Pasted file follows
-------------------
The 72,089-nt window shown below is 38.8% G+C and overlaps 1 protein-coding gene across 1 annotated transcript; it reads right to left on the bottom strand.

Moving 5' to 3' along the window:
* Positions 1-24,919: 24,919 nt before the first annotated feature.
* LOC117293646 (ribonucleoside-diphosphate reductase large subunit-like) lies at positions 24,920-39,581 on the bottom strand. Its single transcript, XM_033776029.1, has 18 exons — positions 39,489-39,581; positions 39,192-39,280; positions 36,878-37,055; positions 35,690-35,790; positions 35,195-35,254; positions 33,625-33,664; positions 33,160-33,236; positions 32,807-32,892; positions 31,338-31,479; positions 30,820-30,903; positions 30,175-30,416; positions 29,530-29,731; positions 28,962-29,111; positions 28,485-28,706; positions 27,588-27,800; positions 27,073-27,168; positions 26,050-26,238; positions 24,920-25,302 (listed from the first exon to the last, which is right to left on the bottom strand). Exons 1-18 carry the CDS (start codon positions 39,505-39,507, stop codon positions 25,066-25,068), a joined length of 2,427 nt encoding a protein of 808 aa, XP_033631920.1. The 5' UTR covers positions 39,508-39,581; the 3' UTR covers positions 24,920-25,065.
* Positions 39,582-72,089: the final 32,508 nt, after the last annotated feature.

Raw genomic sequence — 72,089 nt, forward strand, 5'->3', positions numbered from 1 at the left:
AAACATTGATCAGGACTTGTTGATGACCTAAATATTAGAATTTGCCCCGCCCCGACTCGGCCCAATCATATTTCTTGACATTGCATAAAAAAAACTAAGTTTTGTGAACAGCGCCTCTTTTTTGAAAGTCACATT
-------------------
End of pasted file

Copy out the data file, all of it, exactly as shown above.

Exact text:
The 72,089-nt window shown below is 38.8% G+C and overlaps 1 protein-coding gene across 1 annotated transcript; it reads right to left on the bottom strand.

Moving 5' to 3' along the window:
* Positions 1-24,919: 24,919 nt before the first annotated feature.
* LOC117293646 (ribonucleoside-diphosphate reductase large subunit-like) lies at positions 24,920-39,581 on the bottom strand. Its single transcript, XM_033776029.1, has 18 exons — positions 39,489-39,581; positions 39,192-39,280; positions 36,878-37,055; positions 35,690-35,790; positions 35,195-35,254; positions 33,625-33,664; positions 33,160-33,236; positions 32,807-32,892; positions 31,338-31,479; positions 30,820-30,903; positions 30,175-30,416; positions 29,530-29,731; positions 28,962-29,111; positions 28,485-28,706; positions 27,588-27,800; positions 27,073-27,168; positions 26,050-26,238; positions 24,920-25,302 (listed from the first exon to the last, which is right to left on the bottom strand). Exons 1-18 carry the CDS (start codon positions 39,505-39,507, stop codon positions 25,066-25,068), a joined length of 2,427 nt encoding a protein of 808 aa, XP_033631920.1. The 5' UTR covers positions 39,508-39,581; the 3' UTR covers positions 24,920-25,065.
* Positions 39,582-72,089: the final 32,508 nt, after the last annotated feature.

Raw genomic sequence — 72,089 nt, forward strand, 5'->3', positions numbered from 1 at the left:
AAACATTGATCAGGACTTGTTGATGACCTAAATATTAGAATTTGCCCCGCCCCGACTCGGCCCAATCATATTTCTTGACATTGCATAAAAAAAACTAAGTTTTGTGAACAGCGCCTCTTTTTTGAAAGTCACATT